Barney v. Gillespie

Decision Date11 February 1993
Docket NumberNo. 88-C-0007-S.,88-C-0007-S.
Citation813 F. Supp. 1537
PartiesDennis BARNEY, et al., Plaintiffs, v. James H. GILLESPIE, Jr., et al., Defendants.
CourtU.S. District Court — District of Utah

Loni F. DeLand, Gilbert Athay, Ronald Yengich, Salt Lake City, UT, for plaintiffs.

David L. Wilkinson, Stephen J. Sorenson, Leonard E. McGee, Atty. Gen. Office, Salt Lake City, UT, Merrill Hirsh, Washington, DC, Kathleen Barrett, Salt Lake City, UT, for defendants.

ORDER

SAM, District Judge.

The above entitled matter was referred to the magistrate judge under 28 U.S.C. § 636(b)(1)(B). The magistrate judge made a report and recommendation ("R & R") that defendant Mark Whittaker's motion for summary judgment on plaintiffs' 42 U.S.C. § 1983 claim be granted. Regarding the liability of defendant Jay S. Averett on the § 1983 claim, the magistrate judge found genuine issues of material fact in dispute and recommended Averett's motion for summary judgment on this claim be denied.

In addition, the R & R found that plaintiffs have no claim for relief against defendants Whittaker and Averett under 42 U.S.C. § 1985(3). Plaintiffs' pendant state claims were also found deficient and the magistrate judge recommended defendants be granted summary judgment on the plaintiffs' state claims.

No objection has been taken to the R & R. The court has reviewed the file and hereby adopts the R & R of the magistrate judge. Therefore,

IT IS HEREBY ORDERED that the motion for summary judgment of Mark Whittaker is granted in total. The motion for summary judgment of Jay S. Averett is denied except he is granted summary judgment on plaintiffs' claim under 42 U.S.C. § 1985 and pendent state claims.

SO ORDERED.

REPORT AND RECOMMENDATION

BOYCE, United States Magistrate Judge.

Plaintiffs, Dennis Barney and Kim Hammonds, filed suit under 42 U.S.C. § 1983 against various Utah State and federal officials. The action was originally brought as a class action but was not certified for class relief and a motion for class certification was denied (File Entry 51). The individual plaintiffs alleged that plaintiff Barney was transporting $4,000 cash belonging to plaintiff Hammonds from Salt Lake City to Denver, Colorado on October 31, 1987. The money was allegedly being transported for the purpose of buying a motorcycle for Hammond while Barney was in Denver. The motorcycle was not purchased and Barney returned to Salt Lake City, Utah on November 1, 1987 with the $4,000. The plaintiff Barney was approached by DEA agents at the Denver International Airport before returning to Salt Lake City. Barney consented to a search of his luggage and the $4,000 cash was found but returned to him. It is alleged in the complaint that when Barney arrived at the Salt Lake City Airport, Barney was confronted by defendants Jay S. Averett and Mark Whittaker, Utah State Bureau of narcotics officers. Eventually the officers seized the $4,000 that Barney was transporting. The money was kept for forfeiture action which has been commenced by the Drug Enforcement Administration. Plaintiffs seek damages and injunctive relief in this action.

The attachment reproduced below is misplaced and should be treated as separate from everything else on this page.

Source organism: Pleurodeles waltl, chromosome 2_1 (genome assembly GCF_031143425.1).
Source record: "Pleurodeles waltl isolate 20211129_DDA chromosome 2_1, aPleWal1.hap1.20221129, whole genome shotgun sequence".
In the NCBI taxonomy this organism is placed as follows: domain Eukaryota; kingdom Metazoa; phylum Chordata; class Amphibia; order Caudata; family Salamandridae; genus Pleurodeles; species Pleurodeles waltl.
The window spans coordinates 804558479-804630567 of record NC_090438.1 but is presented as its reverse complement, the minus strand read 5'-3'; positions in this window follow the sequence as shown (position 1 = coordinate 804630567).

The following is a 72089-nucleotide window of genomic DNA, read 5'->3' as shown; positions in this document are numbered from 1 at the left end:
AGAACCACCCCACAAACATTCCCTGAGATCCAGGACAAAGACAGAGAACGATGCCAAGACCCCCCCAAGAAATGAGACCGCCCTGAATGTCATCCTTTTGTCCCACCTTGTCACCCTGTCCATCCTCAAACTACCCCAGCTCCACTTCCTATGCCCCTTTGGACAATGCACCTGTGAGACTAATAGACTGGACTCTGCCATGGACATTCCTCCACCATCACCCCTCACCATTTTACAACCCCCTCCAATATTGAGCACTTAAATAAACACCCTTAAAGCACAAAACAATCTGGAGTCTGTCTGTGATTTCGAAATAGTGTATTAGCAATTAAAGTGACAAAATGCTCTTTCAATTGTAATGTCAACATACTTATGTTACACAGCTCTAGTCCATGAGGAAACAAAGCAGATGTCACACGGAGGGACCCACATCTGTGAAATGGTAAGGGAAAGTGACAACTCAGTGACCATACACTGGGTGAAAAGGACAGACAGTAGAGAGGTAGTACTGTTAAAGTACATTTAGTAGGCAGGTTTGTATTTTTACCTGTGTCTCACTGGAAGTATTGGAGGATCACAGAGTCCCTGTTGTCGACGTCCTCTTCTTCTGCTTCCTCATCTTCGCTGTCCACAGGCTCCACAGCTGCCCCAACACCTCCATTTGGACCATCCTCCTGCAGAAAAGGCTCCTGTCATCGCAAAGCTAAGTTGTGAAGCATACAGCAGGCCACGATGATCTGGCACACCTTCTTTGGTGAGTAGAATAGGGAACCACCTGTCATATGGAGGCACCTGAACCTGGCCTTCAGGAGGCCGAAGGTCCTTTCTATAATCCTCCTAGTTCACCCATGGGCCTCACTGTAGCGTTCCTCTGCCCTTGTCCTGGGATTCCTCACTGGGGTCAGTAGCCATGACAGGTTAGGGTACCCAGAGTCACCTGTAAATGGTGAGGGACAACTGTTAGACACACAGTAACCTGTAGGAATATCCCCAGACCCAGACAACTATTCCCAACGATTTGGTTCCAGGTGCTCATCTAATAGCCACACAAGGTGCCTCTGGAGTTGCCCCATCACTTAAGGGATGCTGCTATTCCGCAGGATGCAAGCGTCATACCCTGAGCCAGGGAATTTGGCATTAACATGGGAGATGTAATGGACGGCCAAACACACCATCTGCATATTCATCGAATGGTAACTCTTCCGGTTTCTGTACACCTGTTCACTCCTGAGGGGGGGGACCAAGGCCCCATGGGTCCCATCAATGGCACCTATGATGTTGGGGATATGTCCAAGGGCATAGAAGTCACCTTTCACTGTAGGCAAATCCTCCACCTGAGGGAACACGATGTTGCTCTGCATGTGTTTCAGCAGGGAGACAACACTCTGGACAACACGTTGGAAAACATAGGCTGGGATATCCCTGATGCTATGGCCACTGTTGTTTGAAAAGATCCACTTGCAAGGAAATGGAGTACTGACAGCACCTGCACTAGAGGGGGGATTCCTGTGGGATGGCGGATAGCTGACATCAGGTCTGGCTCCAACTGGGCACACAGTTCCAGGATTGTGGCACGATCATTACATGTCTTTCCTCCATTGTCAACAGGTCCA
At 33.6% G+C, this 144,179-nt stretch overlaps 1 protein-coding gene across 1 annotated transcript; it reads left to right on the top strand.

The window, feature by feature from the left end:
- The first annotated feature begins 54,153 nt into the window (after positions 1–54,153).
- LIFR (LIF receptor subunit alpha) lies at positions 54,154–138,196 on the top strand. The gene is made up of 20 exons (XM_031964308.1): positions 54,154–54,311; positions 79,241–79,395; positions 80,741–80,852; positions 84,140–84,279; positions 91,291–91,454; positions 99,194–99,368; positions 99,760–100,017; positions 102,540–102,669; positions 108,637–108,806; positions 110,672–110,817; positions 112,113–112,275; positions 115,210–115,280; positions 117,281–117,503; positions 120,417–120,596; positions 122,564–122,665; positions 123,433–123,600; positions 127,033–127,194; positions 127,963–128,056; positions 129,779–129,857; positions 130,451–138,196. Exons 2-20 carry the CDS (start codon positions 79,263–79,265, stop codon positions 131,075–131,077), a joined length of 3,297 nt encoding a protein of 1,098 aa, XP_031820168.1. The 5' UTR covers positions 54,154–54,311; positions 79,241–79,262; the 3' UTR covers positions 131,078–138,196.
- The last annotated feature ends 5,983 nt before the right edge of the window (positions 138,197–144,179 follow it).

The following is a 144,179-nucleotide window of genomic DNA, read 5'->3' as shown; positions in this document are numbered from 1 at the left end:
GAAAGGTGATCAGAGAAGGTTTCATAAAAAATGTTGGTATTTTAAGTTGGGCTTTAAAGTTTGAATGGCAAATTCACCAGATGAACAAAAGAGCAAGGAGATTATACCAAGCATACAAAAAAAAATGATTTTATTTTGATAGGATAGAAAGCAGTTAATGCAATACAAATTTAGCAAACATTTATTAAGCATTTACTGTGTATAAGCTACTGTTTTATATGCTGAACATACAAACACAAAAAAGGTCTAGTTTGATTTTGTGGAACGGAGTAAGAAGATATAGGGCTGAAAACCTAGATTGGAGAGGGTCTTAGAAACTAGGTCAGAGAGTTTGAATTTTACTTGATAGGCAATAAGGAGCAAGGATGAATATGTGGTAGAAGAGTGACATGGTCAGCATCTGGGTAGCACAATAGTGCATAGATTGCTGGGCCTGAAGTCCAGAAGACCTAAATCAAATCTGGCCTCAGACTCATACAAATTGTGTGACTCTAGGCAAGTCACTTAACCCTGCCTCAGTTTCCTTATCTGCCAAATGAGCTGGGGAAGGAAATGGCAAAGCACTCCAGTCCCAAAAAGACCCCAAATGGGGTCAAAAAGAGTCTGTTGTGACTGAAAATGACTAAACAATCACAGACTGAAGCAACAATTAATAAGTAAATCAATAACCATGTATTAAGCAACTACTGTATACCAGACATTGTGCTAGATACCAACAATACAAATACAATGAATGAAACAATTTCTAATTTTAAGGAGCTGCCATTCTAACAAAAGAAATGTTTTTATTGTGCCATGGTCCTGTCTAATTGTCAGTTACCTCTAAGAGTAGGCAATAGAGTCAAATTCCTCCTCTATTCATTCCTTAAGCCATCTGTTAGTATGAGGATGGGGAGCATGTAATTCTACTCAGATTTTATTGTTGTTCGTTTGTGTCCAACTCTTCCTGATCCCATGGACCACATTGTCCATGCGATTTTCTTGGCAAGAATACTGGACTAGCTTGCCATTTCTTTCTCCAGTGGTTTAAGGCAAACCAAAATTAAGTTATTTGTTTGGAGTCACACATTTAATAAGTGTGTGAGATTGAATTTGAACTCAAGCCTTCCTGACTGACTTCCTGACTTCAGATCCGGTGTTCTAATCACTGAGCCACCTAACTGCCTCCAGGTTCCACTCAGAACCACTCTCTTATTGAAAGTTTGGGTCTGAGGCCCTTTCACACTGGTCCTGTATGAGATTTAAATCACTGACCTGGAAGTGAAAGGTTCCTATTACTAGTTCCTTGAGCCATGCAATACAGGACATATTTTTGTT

On May 25, 1989 some of the State and all federal defendants were dismissed from the suit on the basis of the adoption of a report and recommendation of the magistrate judge. The final order of dismissal was entered on October 10, 1989. The plaintiffs were allowed additional discovery during the time. Only the state defendants Mark Whittaker and Jay S. Averett remain as party defendants. On April 13, 1990 they made a renewed motion to dismiss or in the alternative for summary judgment. The plaintiffs requested additional time to file a response and an affidavit (File Entry 58) and a supplemental memorandum was filed in reference to the defendants Averett and Whittaker's motion for summary judgment. Material other than that presented in the complaint is before the court. Therefore, under Rule 12(b) and Rule 56, F.R.C.P. the matter is properly before the court for summary judgment. The plaintiffs were permitted additional periods for discovery and have responded to the motion for summary judgment. The plaintiffs have not objected to summary judgment under Rule 56(f) F.R.C.P. and have obviously had ample time to address the issues.1 Therefore, consideration of this dispute as a motion for summary judgment under Rule 56, F.R.C.P. is proper Nichols v. United States, 796 F.2d 361 (10th Cir. 1986); Wheeler v. Hurdman, 825 F.2d 257 (10th Cir.1987).

The case has been referred to the magistrate judge under 28 U.S.C. § 636(b)(1)(B). This report and recommendation is submitted pursuant to the reference on the defendant Mark Whittaker and Jay S. Averett's motion for summary judgment.

Standard for Summary Judgment